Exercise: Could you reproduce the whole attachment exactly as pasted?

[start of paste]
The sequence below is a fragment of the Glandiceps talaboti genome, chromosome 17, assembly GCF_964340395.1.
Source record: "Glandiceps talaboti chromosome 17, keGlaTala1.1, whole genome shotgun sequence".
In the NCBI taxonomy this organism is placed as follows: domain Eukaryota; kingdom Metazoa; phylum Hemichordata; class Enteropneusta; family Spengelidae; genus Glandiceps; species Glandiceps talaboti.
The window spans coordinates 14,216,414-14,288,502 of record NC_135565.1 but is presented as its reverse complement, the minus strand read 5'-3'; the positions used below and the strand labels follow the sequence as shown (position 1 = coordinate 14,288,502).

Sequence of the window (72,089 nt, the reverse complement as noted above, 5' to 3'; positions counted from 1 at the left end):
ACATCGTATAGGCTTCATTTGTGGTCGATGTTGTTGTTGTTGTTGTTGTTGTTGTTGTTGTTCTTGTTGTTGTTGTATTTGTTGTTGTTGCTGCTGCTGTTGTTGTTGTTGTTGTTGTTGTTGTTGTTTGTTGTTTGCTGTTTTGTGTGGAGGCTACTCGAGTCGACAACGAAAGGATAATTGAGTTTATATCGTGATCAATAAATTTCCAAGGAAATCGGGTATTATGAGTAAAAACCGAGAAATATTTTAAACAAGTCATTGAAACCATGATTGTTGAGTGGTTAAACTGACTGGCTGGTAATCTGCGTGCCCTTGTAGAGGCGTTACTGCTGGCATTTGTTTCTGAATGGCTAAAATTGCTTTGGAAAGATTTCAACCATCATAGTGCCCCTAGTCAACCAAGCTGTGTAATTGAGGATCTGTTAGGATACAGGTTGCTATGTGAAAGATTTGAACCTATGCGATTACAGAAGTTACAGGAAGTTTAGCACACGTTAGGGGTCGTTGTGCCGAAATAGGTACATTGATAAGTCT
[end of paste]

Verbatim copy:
The sequence below is a fragment of the Glandiceps talaboti genome, chromosome 17, assembly GCF_964340395.1.
Source record: "Glandiceps talaboti chromosome 17, keGlaTala1.1, whole genome shotgun sequence".
In the NCBI taxonomy this organism is placed as follows: domain Eukaryota; kingdom Metazoa; phylum Hemichordata; class Enteropneusta; family Spengelidae; genus Glandiceps; species Glandiceps talaboti.
The window spans coordinates 14,216,414-14,288,502 of record NC_135565.1 but is presented as its reverse complement, the minus strand read 5'-3'; the positions used below and the strand labels follow the sequence as shown (position 1 = coordinate 14,288,502).

Sequence of the window (72,089 nt, the reverse complement as noted above, 5' to 3'; positions counted from 1 at the left end):
ACATCGTATAGGCTTCATTTGTGGTCGATGTTGTTGTTGTTGTTGTTGTTGTTGTTGTTGTTCTTGTTGTTGTTGTATTTGTTGTTGTTGCTGCTGCTGTTGTTGTTGTTGTTGTTGTTGTTGTTGTTTGTTGTTTGCTGTTTTGTGTGGAGGCTACTCGAGTCGACAACGAAAGGATAATTGAGTTTATATCGTGATCAATAAATTTCCAAGGAAATCGGGTATTATGAGTAAAAACCGAGAAATATTTTAAACAAGTCATTGAAACCATGATTGTTGAGTGGTTAAACTGACTGGCTGGTAATCTGCGTGCCCTTGTAGAGGCGTTACTGCTGGCATTTGTTTCTGAATGGCTAAAATTGCTTTGGAAAGATTTCAACCATCATAGTGCCCCTAGTCAACCAAGCTGTGTAATTGAGGATCTGTTAGGATACAGGTTGCTATGTGAAAGATTTGAACCTATGCGATTACAGAAGTTACAGGAAGTTTAGCACACGTTAGGGGTCGTTGTGCCGAAATAGGTACATTGATAAGTCT